In recent years, companies have strengthened their supply agreements, and even the management of their inventories. To this aim, vendor-managed inventory (VMI) represents an interesting approach to stock monitoring and control, and it has been progressively considered and introduced in several companies. The research proposed investigates the way how a particular VMI policy, known as Consignment Stock (CS), may represent a successful strategy for both the buyer and the supplier. The most radical application of CS may lead to the suppression of the vendor inventory, as this actor uses the buyer’s warehouse to stock its finished products. As a counterpart, the vendor will guarantee that the quantity stored in the buyer’s warehouse will be kept between a maximum level and a minimum one, also supporting the additional costs eventually induced by stock-out conditions. The buyer will pick up from its store the quantity of material needed to meet its production plans and the material itself will be paid to the buyer according to the agreement signed. In previous studies, Braglia and Zavanella [2003. Modelling an industrial strategy for inventory management in supply chains: The ‘Consignment Stock’ case. International Journal of Production Research 41, 3793–3808] developed an analytical model of the CS policy, referring to a single-vendor and single-buyer situation. The same authors presented a comparison with the optimal solution available in the literature (in particular, with reference to Hill’s model [1997. The single-vendor single-buyer integrated production-inventory model with a generalised policy. European Journal of Operational Research 97, 493–499]). The analytical results obtained allow the identification of the benefits and profitability that the CS approach determines in environments affected by uncertain demand. In order to understand the potential benefits of the CS policy, an analytical model is offered with reference to the interesting industrial case of a single-vendor and multiple- buyer productive situation, thus obtaining the optimal replenishment decisions for both the vendor and buyers in such a situation. The results show how the CS policy works better than the uncoordinated optimisation.

A one-vendor multi-buyer integrated production-inventory model: The "Consignment stock" case

ZAVANELLA, Lucio Enrico;ZANONI, Simone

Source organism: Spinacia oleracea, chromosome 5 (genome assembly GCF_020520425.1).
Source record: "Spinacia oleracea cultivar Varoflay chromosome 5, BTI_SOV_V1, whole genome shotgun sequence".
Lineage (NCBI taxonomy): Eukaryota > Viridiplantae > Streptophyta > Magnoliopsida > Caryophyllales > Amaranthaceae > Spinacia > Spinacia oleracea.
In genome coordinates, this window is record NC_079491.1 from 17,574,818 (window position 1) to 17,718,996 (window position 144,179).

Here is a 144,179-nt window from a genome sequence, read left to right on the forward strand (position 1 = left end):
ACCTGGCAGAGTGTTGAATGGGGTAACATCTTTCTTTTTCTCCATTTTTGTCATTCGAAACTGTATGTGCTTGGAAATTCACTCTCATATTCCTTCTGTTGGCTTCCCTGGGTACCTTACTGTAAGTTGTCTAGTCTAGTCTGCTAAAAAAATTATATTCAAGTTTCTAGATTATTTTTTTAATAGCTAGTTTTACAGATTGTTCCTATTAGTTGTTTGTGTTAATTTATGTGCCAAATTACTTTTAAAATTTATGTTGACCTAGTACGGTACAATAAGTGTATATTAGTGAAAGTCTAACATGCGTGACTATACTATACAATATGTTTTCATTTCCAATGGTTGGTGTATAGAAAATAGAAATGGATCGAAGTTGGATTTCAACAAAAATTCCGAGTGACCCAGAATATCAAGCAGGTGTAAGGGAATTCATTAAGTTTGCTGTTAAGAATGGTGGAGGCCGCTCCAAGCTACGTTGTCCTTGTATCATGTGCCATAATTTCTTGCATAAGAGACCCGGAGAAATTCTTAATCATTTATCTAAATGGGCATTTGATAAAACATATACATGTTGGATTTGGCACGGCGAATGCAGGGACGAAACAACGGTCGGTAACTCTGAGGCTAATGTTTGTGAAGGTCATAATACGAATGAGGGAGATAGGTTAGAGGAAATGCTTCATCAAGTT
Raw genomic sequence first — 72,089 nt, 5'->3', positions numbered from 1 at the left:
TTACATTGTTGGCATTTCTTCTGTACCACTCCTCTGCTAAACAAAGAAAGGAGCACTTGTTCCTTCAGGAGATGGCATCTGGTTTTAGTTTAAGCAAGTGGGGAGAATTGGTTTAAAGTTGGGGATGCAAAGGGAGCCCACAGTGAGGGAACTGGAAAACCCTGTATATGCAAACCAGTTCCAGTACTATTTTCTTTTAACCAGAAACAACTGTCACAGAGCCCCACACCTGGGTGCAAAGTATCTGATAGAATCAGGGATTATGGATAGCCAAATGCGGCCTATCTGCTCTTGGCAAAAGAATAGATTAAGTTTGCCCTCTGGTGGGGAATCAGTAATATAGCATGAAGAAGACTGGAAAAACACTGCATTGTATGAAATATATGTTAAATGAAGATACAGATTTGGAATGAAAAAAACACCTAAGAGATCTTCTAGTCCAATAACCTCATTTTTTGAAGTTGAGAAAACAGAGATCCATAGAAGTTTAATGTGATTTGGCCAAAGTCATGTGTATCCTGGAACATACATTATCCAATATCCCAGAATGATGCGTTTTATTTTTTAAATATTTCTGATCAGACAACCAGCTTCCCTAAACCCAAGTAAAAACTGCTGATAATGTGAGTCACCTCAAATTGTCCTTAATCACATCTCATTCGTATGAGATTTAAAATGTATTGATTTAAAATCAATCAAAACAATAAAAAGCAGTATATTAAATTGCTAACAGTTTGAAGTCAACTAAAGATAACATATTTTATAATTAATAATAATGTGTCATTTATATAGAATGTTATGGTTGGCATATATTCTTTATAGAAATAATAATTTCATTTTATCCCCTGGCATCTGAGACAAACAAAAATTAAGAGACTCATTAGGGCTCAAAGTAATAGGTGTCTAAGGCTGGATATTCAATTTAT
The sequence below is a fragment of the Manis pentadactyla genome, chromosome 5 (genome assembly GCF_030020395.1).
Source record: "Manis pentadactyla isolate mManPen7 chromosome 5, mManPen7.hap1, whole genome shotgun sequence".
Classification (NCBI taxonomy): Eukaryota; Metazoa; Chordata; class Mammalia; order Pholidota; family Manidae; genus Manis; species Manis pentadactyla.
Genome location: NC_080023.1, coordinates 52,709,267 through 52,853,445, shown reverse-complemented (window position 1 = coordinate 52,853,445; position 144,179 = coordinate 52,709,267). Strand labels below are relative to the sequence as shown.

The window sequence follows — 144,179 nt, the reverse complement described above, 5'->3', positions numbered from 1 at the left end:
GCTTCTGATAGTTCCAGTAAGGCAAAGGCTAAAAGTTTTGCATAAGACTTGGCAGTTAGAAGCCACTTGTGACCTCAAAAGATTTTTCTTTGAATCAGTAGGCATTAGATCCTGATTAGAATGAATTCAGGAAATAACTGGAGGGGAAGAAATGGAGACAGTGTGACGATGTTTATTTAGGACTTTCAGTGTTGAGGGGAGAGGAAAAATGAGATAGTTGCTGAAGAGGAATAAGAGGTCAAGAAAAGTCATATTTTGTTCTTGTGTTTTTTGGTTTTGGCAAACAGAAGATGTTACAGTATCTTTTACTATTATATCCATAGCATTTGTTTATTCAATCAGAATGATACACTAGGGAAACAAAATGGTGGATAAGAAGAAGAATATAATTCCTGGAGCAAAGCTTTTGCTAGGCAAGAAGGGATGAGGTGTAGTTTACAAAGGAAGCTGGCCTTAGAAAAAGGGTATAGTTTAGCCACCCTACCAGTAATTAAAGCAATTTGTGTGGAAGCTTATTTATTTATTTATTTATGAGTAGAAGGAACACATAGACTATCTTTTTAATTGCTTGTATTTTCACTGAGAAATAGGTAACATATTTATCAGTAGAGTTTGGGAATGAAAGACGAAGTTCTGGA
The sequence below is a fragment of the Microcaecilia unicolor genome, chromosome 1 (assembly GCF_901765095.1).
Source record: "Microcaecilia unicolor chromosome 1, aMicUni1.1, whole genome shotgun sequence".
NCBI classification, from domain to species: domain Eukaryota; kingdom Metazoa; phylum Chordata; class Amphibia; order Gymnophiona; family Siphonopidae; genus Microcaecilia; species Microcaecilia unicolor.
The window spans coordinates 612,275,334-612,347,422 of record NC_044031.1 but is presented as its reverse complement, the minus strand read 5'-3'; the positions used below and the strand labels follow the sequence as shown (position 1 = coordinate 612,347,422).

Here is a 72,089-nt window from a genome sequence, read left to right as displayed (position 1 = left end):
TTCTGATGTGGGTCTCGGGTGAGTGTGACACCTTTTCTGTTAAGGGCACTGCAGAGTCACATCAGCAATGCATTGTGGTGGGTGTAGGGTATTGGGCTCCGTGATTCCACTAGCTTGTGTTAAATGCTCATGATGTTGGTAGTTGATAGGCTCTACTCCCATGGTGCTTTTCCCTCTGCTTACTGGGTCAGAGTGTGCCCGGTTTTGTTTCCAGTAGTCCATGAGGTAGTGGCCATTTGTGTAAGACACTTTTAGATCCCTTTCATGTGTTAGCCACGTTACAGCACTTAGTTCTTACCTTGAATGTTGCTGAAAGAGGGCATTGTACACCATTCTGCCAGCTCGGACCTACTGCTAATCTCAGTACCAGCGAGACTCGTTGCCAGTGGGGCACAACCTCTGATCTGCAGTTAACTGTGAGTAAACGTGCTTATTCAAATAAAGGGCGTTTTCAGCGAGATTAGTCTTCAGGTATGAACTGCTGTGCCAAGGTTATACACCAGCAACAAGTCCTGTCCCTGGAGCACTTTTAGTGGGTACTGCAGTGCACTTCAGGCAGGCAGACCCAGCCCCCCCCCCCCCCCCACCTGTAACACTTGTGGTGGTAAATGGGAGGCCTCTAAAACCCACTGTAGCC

2009-01-01

Abstract

In recent years, companies have strengthened their supply agreements, and even the management of their inventories. To this aim, vendor-managed inventory (VMI) represents an interesting approach to stock monitoring and control, and it has been progressively considered and introduced in several companies. The research proposed investigates the way how a particular VMI policy, known as Consignment Stock (CS), may represent a successful strategy for both the buyer and the supplier. The most radical application of CS may lead to the suppression of the vendor inventory, as this actor uses the buyer’s warehouse to stock its finished products. As a counterpart, the vendor will guarantee that the quantity stored in the buyer’s warehouse will be kept between a maximum level and a minimum one, also supporting the additional costs eventually induced by stock-out conditions. The buyer will pick up from its store the quantity of material needed to meet its production plans and the material itself will be paid to the buyer according to the agreement signed. In previous studies, Braglia and Zavanella [2003. Modelling an industrial strategy for inventory management in supply chains: The ‘Consignment Stock’ case. International Journal of Production Research 41, 3793–3808] developed an analytical model of the CS policy, referring to a single-vendor and single-buyer situation. The same authors presented a comparison with the optimal solution available in the literature (in particular, with reference to Hill’s model [1997. The single-vendor single-buyer integrated production-inventory model with a generalised policy. European Journal of Operational Research 97, 493–499]). The analytical results obtained allow the identification of the benefits and profitability that the CS approach determines in environments affected by uncertain demand. In order to understand the potential benefits of the CS policy, an analytical model is offered with reference to the interesting industrial case of a single-vendor and multiple- buyer productive situation, thus obtaining the optimal replenishment decisions for both the vendor and buyers in such a situation. The results show how the CS policy works better than the uncoordinated optimisation.
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Utilizza questo identificativo per citare o creare un link a questo documento: https://hdl.handle.net/11379/28467
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